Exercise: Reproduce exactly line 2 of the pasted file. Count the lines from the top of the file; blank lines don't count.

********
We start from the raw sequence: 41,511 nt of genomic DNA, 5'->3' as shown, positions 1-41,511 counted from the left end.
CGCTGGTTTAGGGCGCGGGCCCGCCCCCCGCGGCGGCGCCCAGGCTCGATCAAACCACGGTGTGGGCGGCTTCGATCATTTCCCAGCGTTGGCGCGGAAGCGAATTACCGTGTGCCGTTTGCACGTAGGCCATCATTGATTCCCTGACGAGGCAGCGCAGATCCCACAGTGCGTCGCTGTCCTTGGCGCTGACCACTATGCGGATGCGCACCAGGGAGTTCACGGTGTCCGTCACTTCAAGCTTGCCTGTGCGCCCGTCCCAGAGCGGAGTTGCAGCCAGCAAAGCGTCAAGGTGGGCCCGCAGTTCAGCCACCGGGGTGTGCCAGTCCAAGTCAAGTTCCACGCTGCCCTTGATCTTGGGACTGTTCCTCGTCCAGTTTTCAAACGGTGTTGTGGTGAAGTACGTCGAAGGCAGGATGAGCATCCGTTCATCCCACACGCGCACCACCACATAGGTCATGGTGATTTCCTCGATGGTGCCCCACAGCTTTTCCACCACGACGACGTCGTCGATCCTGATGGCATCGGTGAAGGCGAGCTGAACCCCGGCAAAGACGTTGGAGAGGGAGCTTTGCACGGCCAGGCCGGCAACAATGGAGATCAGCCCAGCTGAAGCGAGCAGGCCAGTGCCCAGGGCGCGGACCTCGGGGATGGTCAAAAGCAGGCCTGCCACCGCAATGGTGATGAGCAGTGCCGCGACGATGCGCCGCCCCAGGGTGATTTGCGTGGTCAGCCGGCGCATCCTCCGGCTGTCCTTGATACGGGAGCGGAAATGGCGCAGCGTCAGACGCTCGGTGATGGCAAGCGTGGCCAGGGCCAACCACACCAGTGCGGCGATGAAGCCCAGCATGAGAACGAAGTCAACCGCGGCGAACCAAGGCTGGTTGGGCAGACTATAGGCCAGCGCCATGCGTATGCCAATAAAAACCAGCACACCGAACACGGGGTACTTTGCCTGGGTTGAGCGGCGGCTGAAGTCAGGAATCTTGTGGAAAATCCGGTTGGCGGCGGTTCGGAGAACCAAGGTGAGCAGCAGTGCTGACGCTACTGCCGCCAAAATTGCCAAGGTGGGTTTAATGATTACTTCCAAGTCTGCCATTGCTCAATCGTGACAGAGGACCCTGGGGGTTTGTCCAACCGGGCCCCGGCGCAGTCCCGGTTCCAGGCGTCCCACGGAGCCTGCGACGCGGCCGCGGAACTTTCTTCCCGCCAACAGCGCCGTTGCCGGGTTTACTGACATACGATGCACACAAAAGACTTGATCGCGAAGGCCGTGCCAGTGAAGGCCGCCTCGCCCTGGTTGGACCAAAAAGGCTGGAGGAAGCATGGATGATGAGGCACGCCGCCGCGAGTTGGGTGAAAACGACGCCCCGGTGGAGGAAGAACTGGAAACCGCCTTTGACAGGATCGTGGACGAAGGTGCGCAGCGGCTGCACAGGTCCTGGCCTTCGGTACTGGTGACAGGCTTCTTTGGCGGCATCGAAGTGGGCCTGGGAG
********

CGCTGGTTTAGGGCGCGGGCCCGCCCCCCGCGGCGGCGCCCAGGCTCGATCAAACCACGGTGTGGGCGGCTTCGATCATTTCCCAGCGTTGGCGCGGAAGCGAATTACCGTGTGCCGTTTGCACGTAGGCCATCATTGATTCCCTGACGAGGCAGCGCAGATCCCACAGTGCGTCGCTGTCCTTGGCGCTGACCACTATGCGGATGCGCACCAGGGAGTTCACGGTGTCCGTCACTTCAAGCTTGCCTGTGCGCCCGTCCCAGAGCGGAGTTGCAGCCAGCAAAGCGTCAAGGTGGGCCCGCAGTTCAGCCACCGGGGTGTGCCAGTCCAAGTCAAGTTCCACGCTGCCCTTGATCTTGGGACTGTTCCTCGTCCAGTTTTCAAACGGTGTTGTGGTGAAGTACGTCGAAGGCAGGATGAGCATCCGTTCATCCCACACGCGCACCACCACATAGGTCATGGTGATTTCCTCGATGGTGCCCCACAGCTTTTCCACCACGACGACGTCGTCGATCCTGATGGCATCGGTGAAGGCGAGCTGAACCCCGGCAAAGACGTTGGAGAGGGAGCTTTGCACGGCCAGGCCGGCAACAATGGAGATCAGCCCAGCTGAAGCGAGCAGGCCAGTGCCCAGGGCGCGGACCTCGGGGATGGTCAAAAGCAGGCCTGCCACCGCAATGGTGATGAGCAGTGCCGCGACGATGCGCCGCCCCAGGGTGATTTGCGTGGTCAGCCGGCGCATCCTCCGGCTGTCCTTGATACGGGAGCGGAAATGGCGCAGCGTCAGACGCTCGGTGATGGCAAGCGTGGCCAGGGCCAACCACACCAGTGCGGCGATGAAGCCCAGCATGAGAACGAAGTCAACCGCGGCGAACCAAGGCTGGTTGGGCAGACTATAGGCCAGCGCCATGCGTATGCCAATAAAAACCAGCACACCGAACACGGGGTACTTTGCCTGGGTTGAGCGGCGGCTGAAGTCAGGAATCTTGTGGAAAATCCGGTTGGCGGCGGTTCGGAGAACCAAGGTGAGCAGCAGTGCTGACGCTACTGCCGCCAAAATTGCCAAGGTGGGTTTAATGATTACTTCCAAGTCTGCCATTGCTCAATCGTGACAGAGGACCCTGGGGGTTTGTCCAACCGGGCCCCGGCGCAGTCCCGGTTCCAGGCGTCCCACGGAGCCTGCGACGCGGCCGCGGAACTTTCTTCCCGCCAACAGCGCCGTTGCCGGGTTTACTGACATACGATGCACACAAAAGACTTGATCGCGAAGGCCGTGCCAGTGAAGGCCGCCTCGCCCTGGTTGGACCAAAAAGGCTGGAGGAAGCATGGATGATGAGGCACGCCGCCGCGAGTTGGGTGAAAACGACGCCCCGGTGGAGGAAGAACTGGAAACCGCCTTTGACAGGATCGTGGACGAAGGTGCGCAGCGGCTGCACAGGTCCTGGCCTTCGGTACTGGTGACAGGCTTCTTTGGCGGCATCGAAGTGGGCCTGGGAG